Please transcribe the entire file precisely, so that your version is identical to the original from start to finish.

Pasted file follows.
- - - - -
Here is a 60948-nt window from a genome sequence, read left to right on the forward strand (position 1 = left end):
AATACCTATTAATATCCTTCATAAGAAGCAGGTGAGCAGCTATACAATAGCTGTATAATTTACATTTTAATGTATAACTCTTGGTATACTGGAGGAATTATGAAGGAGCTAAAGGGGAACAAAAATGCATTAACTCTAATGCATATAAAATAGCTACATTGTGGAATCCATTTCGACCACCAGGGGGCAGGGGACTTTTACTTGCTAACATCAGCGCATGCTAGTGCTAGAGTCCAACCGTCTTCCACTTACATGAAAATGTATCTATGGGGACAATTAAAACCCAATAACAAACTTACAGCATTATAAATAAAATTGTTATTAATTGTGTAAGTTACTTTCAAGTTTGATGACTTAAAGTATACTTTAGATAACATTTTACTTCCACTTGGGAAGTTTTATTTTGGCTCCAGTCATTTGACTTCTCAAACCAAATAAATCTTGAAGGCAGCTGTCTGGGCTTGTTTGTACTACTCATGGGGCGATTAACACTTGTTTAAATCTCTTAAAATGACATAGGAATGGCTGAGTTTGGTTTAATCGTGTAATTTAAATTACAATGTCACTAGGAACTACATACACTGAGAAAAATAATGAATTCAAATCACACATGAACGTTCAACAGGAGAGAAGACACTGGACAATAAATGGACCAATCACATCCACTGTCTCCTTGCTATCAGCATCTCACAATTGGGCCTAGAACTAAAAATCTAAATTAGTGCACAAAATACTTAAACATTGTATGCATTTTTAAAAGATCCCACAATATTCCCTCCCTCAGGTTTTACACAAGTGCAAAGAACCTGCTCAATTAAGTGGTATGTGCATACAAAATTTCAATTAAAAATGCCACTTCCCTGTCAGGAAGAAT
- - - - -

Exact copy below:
Here is a 60948-nt window from a genome sequence, read left to right on the forward strand (position 1 = left end):
AATACCTATTAATATCCTTCATAAGAAGCAGGTGAGCAGCTATACAATAGCTGTATAATTTACATTTTAATGTATAACTCTTGGTATACTGGAGGAATTATGAAGGAGCTAAAGGGGAACAAAAATGCATTAACTCTAATGCATATAAAATAGCTACATTGTGGAATCCATTTCGACCACCAGGGGGCAGGGGACTTTTACTTGCTAACATCAGCGCATGCTAGTGCTAGAGTCCAACCGTCTTCCACTTACATGAAAATGTATCTATGGGGACAATTAAAACCCAATAACAAACTTACAGCATTATAAATAAAATTGTTATTAATTGTGTAAGTTACTTTCAAGTTTGATGACTTAAAGTATACTTTAGATAACATTTTACTTCCACTTGGGAAGTTTTATTTTGGCTCCAGTCATTTGACTTCTCAAACCAAATAAATCTTGAAGGCAGCTGTCTGGGCTTGTTTGTACTACTCATGGGGCGATTAACACTTGTTTAAATCTCTTAAAATGACATAGGAATGGCTGAGTTTGGTTTAATCGTGTAATTTAAATTACAATGTCACTAGGAACTACATACACTGAGAAAAATAATGAATTCAAATCACACATGAACGTTCAACAGGAGAGAAGACACTGGACAATAAATGGACCAATCACATCCACTGTCTCCTTGCTATCAGCATCTCACAATTGGGCCTAGAACTAAAAATCTAAATTAGTGCACAAAATACTTAAACATTGTATGCATTTTTAAAAGATCCCACAATATTCCCTCCCTCAGGTTTTACACAAGTGCAAAGAACCTGCTCAATTAAGTGGTATGTGCATACAAAATTTCAATTAAAAATGCCACTTCCCTGTCAGGAAGAAT